“First visit by first birthday.” This is the view of the American Academy of Pediatric Dentistry. Pediatricians agree. The American Academy of Pediatrics suggests that children who are at risk of early childhood cavities visit a pediatric dentist by age one.
National studies have shown that preschool-aged children are getting more cavities. More than one in four children in the United States has had at least one cavity by the age of one. Many kids get cavities as early as age two.
To prevent early childhood cavities, parents first have to find out their child’s risk of developing cavities. They also need to learn how to manage diet, hygiene and fluoride to prevent problems.
But cavities aren’t all that parents need to learn about their child’s dental health. The age one dental visit lets parents discuss the following important facts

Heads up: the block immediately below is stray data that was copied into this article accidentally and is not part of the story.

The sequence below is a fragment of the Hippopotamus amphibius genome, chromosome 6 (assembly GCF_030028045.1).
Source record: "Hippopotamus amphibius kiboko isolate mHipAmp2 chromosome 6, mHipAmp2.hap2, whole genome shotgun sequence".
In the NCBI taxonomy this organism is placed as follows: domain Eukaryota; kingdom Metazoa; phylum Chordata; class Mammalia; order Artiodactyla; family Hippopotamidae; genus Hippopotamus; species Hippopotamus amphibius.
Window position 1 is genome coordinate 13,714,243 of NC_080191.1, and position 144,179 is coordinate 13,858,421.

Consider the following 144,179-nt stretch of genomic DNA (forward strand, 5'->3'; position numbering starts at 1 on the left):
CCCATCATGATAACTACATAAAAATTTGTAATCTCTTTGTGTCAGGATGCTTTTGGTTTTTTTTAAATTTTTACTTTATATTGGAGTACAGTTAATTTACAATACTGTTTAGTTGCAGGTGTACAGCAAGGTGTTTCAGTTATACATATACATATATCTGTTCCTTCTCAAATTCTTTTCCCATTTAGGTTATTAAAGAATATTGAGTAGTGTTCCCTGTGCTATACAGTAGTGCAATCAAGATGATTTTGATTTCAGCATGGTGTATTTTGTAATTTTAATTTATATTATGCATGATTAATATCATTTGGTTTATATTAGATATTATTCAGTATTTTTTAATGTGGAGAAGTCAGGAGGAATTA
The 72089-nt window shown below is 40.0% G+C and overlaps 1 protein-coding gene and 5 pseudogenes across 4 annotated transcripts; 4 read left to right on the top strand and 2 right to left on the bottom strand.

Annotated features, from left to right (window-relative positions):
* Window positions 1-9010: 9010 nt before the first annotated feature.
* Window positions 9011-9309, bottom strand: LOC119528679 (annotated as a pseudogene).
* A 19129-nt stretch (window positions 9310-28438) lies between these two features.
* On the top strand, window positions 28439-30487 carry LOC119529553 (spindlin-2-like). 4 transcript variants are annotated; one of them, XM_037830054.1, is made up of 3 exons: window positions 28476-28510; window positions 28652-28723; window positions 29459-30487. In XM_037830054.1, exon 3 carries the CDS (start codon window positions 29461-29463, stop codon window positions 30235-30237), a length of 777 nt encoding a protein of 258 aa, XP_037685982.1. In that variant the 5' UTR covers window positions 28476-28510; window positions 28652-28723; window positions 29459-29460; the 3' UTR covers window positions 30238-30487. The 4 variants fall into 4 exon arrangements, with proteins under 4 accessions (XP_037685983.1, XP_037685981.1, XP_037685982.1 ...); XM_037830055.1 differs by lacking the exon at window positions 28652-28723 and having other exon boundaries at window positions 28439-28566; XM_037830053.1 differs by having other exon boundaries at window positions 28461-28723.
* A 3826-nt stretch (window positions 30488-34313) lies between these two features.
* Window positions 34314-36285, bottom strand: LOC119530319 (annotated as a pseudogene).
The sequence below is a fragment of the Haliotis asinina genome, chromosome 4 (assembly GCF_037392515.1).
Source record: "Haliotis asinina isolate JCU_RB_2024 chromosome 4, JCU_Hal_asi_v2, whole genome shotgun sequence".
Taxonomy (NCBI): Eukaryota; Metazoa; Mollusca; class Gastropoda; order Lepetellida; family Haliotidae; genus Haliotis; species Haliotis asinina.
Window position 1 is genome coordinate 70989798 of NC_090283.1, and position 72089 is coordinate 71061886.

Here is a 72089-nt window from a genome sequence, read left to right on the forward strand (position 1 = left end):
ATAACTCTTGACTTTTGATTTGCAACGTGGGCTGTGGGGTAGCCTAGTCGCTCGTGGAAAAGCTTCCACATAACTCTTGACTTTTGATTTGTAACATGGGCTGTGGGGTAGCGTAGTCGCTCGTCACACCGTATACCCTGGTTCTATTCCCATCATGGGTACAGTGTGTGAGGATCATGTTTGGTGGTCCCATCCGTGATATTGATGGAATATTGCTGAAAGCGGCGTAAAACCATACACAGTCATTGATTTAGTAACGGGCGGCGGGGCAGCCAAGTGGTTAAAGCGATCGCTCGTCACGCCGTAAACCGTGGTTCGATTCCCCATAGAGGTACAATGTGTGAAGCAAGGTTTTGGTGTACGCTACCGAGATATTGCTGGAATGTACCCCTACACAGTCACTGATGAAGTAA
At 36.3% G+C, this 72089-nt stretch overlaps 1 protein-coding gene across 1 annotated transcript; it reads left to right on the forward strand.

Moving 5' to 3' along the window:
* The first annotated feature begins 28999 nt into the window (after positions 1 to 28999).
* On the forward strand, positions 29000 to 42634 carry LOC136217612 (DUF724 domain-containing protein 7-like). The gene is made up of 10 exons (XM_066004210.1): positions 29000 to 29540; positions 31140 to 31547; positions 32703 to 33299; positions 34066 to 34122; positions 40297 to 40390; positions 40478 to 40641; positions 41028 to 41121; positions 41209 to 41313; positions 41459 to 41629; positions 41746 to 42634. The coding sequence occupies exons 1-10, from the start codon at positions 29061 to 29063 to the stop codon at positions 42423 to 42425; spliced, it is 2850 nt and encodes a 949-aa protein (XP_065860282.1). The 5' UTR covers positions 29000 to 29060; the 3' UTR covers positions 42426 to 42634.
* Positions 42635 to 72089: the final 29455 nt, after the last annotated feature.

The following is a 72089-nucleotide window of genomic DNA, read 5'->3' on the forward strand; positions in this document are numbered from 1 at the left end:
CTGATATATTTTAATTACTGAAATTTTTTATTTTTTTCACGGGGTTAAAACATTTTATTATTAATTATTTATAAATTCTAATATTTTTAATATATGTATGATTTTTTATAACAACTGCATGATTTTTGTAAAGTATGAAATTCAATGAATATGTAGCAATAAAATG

How to care for an infant’s or toddler’s mouth
1. Proper use of fluoride
2. Oral habits, including finger and thumb sucking
3. Ways to prevent accidents that could damage the face and teeth
4. Teething and milestones of development
5. The link between diet and oral health
After this first visit, the pediatric dentist will suggest a schedule of follow-up visits. In the past, dentists typically called for visits every six months. However, this schedule may vary according to each child’s needs and risks. As the child grows, the dental team can help you, the parent, learn how to prevent common oral problems.
Before leaving the office, you should have a clear idea about
1. Your child’s development
2. Your responsibilities
3. Follow-up care by the dentist
4. Your child’s likelihood of having problems with cavities or bite
You should have your questions answered. You also should know what you and the dentist can do together to make sure your child has excellent oral health.